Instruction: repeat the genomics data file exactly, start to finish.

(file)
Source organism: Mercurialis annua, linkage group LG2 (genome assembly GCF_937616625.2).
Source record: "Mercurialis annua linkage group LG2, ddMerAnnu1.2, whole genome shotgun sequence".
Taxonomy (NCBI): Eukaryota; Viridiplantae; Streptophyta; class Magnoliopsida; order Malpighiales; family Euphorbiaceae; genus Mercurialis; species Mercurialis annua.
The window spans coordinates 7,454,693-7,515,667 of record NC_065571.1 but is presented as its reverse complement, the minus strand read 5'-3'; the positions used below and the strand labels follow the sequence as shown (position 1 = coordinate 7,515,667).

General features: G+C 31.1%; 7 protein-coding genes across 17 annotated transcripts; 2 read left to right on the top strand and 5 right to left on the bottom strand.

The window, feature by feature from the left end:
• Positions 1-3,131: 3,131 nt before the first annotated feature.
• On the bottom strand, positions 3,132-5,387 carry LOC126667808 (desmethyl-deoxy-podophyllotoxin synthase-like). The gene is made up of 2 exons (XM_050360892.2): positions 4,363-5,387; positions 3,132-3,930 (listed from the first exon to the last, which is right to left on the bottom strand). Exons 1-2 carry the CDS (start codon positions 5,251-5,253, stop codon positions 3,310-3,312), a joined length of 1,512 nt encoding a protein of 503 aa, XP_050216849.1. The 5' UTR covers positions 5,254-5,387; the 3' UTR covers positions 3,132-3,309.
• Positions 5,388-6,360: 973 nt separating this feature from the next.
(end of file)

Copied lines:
Source organism: Mercurialis annua, linkage group LG2 (genome assembly GCF_937616625.2).
Source record: "Mercurialis annua linkage group LG2, ddMerAnnu1.2, whole genome shotgun sequence".
Taxonomy (NCBI): Eukaryota; Viridiplantae; Streptophyta; class Magnoliopsida; order Malpighiales; family Euphorbiaceae; genus Mercurialis; species Mercurialis annua.
The window spans coordinates 7,454,693-7,515,667 of record NC_065571.1 but is presented as its reverse complement, the minus strand read 5'-3'; the positions used below and the strand labels follow the sequence as shown (position 1 = coordinate 7,515,667).

General features: G+C 31.1%; 7 protein-coding genes across 17 annotated transcripts; 2 read left to right on the top strand and 5 right to left on the bottom strand.

The window, feature by feature from the left end:
• Positions 1-3,131: 3,131 nt before the first annotated feature.
• On the bottom strand, positions 3,132-5,387 carry LOC126667808 (desmethyl-deoxy-podophyllotoxin synthase-like). The gene is made up of 2 exons (XM_050360892.2): positions 4,363-5,387; positions 3,132-3,930 (listed from the first exon to the last, which is right to left on the bottom strand). Exons 1-2 carry the CDS (start codon positions 5,251-5,253, stop codon positions 3,310-3,312), a joined length of 1,512 nt encoding a protein of 503 aa, XP_050216849.1. The 5' UTR covers positions 5,254-5,387; the 3' UTR covers positions 3,132-3,309.
• Positions 5,388-6,360: 973 nt separating this feature from the next.